Centrifugal Pump Selection for Hydronic Systems (Part 2)
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You’ve selected the GPM (gallons per minute) flow rate and the pump head. You corrected the head for the fluid as described in the last few articles. It’s time to select a pump. Why do you select one pump over another and how do you, as the specifying engineer, make sure the submitted pump is remotely close to the one you selected. The R. L. Deppmann Monday Morning Minutes continues Pump Selection today.
Last week we suggested using the B&G inline PL and NRF for those low head coil and secondary pump selections under ½ HP. Today we will look at larger inline pumps and, believe me, there are some pretty big inline pumps available. Before suggesting one inline pump over another I want to talk about bearings quantities and load. If you were purchasing a Ford truck to pull your beautiful 40 foot boat, what would you purchase? A Ford Ranger is available with a hitch and may even be able to pull your boat. A F150 or F250 would provide more power, more stability, and longer life. The Ranger may be able to do the job and may cost less and take up less room in the garage but will you be satisfied with the operation, the reliability, and the repair costs. Pump selection follows a similar argument.
ITT Bell and Gossett (B&G) series 60, 90, and 80 inline pumps cover a wide range of hydraulics. We recommend using the B&G series 60 up to 3 HP. This covers inline capacities up to about 120 GPM at 40 feet of head. The series 60 pump is flexibly coupled so there are 2 bearings in the motor and two bearings in the pump AND it is maintenance free. The series 90 has similar capacities but is direct coupled and requires an OEM motor rather than the standard stock motor of the series 60. Don’t schedule a series 60 and accept a series 90 type pump from our competitors.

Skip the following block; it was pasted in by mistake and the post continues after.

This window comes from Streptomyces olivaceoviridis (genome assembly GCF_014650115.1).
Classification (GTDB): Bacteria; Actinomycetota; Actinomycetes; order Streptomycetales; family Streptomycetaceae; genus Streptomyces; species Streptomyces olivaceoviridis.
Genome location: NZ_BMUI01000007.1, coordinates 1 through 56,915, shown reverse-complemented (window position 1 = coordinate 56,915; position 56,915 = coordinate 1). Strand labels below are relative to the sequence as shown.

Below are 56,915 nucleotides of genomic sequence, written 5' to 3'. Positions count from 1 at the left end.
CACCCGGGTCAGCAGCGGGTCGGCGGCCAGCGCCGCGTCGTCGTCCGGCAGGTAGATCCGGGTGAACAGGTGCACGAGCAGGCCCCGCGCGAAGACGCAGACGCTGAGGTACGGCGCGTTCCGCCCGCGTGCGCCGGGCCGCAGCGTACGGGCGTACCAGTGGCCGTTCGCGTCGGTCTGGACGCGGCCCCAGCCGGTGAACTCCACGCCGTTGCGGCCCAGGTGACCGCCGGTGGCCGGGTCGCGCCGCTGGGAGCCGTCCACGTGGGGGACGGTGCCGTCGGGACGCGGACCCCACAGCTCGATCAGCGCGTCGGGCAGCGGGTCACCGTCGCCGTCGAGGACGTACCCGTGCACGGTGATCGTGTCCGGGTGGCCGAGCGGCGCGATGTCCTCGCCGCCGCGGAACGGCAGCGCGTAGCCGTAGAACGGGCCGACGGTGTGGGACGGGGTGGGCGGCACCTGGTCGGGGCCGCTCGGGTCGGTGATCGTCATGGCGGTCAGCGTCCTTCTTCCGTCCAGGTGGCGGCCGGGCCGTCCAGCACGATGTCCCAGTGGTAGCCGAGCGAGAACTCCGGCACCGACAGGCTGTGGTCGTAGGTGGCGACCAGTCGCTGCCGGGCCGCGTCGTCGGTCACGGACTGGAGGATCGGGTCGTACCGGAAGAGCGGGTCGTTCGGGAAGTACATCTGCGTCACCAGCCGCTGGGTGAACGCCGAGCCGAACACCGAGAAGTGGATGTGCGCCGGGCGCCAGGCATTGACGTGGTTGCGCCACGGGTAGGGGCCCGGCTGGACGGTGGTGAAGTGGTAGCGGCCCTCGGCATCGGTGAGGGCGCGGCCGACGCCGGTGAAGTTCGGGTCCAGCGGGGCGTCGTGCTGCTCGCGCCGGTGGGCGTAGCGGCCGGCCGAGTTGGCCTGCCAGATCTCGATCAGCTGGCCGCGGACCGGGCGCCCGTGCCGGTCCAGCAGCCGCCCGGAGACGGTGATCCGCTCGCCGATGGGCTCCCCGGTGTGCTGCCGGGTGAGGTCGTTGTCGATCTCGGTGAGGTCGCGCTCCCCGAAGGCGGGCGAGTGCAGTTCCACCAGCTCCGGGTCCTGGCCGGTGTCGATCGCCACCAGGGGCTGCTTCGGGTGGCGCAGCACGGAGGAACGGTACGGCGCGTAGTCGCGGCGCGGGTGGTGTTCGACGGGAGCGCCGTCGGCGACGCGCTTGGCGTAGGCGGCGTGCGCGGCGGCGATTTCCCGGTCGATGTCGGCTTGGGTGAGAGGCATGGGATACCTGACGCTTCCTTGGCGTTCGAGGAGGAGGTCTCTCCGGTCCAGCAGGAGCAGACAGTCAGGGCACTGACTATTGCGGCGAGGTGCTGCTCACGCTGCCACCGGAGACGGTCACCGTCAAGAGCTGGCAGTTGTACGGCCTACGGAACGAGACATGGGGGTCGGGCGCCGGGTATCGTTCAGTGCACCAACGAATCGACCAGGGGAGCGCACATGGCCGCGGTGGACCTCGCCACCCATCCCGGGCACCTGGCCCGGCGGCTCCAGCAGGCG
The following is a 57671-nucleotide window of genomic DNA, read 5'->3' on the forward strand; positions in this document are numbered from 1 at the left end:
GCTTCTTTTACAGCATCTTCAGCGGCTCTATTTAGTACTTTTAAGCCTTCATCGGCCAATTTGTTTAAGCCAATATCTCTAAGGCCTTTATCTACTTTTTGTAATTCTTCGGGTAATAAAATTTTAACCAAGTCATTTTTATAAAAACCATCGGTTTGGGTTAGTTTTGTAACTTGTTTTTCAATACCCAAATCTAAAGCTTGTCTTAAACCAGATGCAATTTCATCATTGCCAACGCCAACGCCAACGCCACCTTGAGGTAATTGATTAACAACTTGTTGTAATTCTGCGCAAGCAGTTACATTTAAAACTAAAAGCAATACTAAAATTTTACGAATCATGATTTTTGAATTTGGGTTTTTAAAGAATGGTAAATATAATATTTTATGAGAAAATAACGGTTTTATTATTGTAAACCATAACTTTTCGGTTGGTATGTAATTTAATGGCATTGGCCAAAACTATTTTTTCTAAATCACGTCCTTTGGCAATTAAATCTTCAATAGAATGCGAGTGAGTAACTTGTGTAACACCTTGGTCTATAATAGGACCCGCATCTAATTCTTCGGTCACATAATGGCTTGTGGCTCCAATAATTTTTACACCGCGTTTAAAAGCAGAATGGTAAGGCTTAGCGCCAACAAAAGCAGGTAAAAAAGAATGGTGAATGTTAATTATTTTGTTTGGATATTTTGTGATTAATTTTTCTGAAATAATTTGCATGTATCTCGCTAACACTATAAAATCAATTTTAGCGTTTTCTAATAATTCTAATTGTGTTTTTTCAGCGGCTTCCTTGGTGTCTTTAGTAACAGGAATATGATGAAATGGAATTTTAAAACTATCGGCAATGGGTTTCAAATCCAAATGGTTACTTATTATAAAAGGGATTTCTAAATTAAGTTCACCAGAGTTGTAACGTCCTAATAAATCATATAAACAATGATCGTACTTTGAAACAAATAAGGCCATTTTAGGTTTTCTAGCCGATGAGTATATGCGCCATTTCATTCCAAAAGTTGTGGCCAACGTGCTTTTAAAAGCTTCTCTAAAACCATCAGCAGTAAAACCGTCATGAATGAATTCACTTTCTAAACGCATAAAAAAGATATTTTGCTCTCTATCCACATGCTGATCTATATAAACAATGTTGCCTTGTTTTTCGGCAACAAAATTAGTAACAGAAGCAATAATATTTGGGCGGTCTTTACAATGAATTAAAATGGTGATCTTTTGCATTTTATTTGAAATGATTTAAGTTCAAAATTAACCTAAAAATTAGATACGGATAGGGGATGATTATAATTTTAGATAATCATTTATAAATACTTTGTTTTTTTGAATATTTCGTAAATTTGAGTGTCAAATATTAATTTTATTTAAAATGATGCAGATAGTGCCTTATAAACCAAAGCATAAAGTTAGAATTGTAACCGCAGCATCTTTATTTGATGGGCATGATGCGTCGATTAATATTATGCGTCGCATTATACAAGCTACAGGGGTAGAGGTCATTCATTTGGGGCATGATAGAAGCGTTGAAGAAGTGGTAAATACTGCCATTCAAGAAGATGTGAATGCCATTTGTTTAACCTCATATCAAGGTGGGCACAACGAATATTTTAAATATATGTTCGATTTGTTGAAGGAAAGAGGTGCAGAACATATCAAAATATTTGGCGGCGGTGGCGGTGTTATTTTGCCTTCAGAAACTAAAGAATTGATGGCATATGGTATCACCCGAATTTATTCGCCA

The series 80 pump and its flexible coupled counterpart, the series 80-SC are inline pumps which are available all the way up to 100 HP! Obviously at 100 HP the pump is no longer supported by the piping in an inline configuration. I recommend you stop using inline pumps after 10 HP. At that point you should go to a base mounted pump if you have the space. That does not mean the larger inline pumps will not work. We sell hundreds of large inline pumps every year but let’s look at some realities.
Once you are above 10 HP, the pump weighs over 300 lbs. Imagine you are not the specifier but are now a service contractor or your client’s maintenance person. Imagine this pump is mounted 10 feet in the air. Imagine you and another person standing on a ladder 10 feet in the air and pulling a motor, seal, and impeller that weighs about 250 lbs. out for service. For this reason, the larger series 80 and 80SC pumps are mounted on the floor.
Next week we will look at that inline installation on the floor. Click HERE to have a sales engineer contact you for update suggestions to your pump specifications.
Disclaimer: R. L. Deppmann and it’s affiliates can not be held liable for issues caused by use of the information on this page. While the information comes from many years of experience and can be a valuable tool, it may not take into account special circumstances in your system and we therefore can not take responsibility for actions that result from this information. Please feel free to contact us if you do have any questions.